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The Future of Social Science

This post, save for the concluding sentence, is an excerpt from the post The Cognitive Theory of Politics.

Academic social science is currently mired in a process and approach that narrows, rather than widens, its thinking. Here’s a quote from a prominent academic social scientist:

My field is not very scholarly. We are focused on experiments and methods. We are not even scholarly about the experiments and methods used 30 years ago; we are too caught up in the present

This is what I came to see when I did a post doc at Chicago, in cultural psych; the anthropologists lived in a world of books and ideas. The psychologists lived in relatively recent journal articles.

The good news is there are signs a new trend might be emerging which, if it continues, I predict, will prove The Cognitive Theory of Politics to be true.

More and more social scientists are realizing, as Rebecca Sear observed in her plenary at #HBES2017, that Interdisciplinary research is the future of social science. In order to truly understand the workings of the human mind at the individual and group level, it is necessary to collect evidence from multiple disciplines like evolutionary behavioral sciences, genetics, evolutionary biology, epidemiology, anthropology, history, sociology, economics, and demographics, to name a few.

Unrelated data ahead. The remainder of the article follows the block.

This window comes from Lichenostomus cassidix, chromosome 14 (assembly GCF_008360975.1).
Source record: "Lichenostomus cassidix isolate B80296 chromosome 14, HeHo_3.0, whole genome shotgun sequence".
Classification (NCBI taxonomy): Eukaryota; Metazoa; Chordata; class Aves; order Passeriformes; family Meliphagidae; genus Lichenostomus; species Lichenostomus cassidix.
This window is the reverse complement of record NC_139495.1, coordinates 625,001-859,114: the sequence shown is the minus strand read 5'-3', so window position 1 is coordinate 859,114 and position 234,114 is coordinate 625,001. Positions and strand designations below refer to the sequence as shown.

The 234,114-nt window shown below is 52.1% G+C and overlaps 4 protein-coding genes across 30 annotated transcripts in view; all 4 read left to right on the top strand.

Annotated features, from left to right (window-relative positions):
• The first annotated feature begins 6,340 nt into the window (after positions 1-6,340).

Gad Saad, in this video, describes the process of interdisciplinary social science research as a “Nomological Network of Cumulative Evidence

The paper Evaluating Evidence of Psychological Adaptation by David P. Schmitt and June J. Pilcher describes in detail the process depicted in this graphic, also from the paper:

If social science does indeed move in this direction then I believe a deeper, richer, more complete, and more accurate understanding OF The Social Animal (humans) BY the social animal will emerge.


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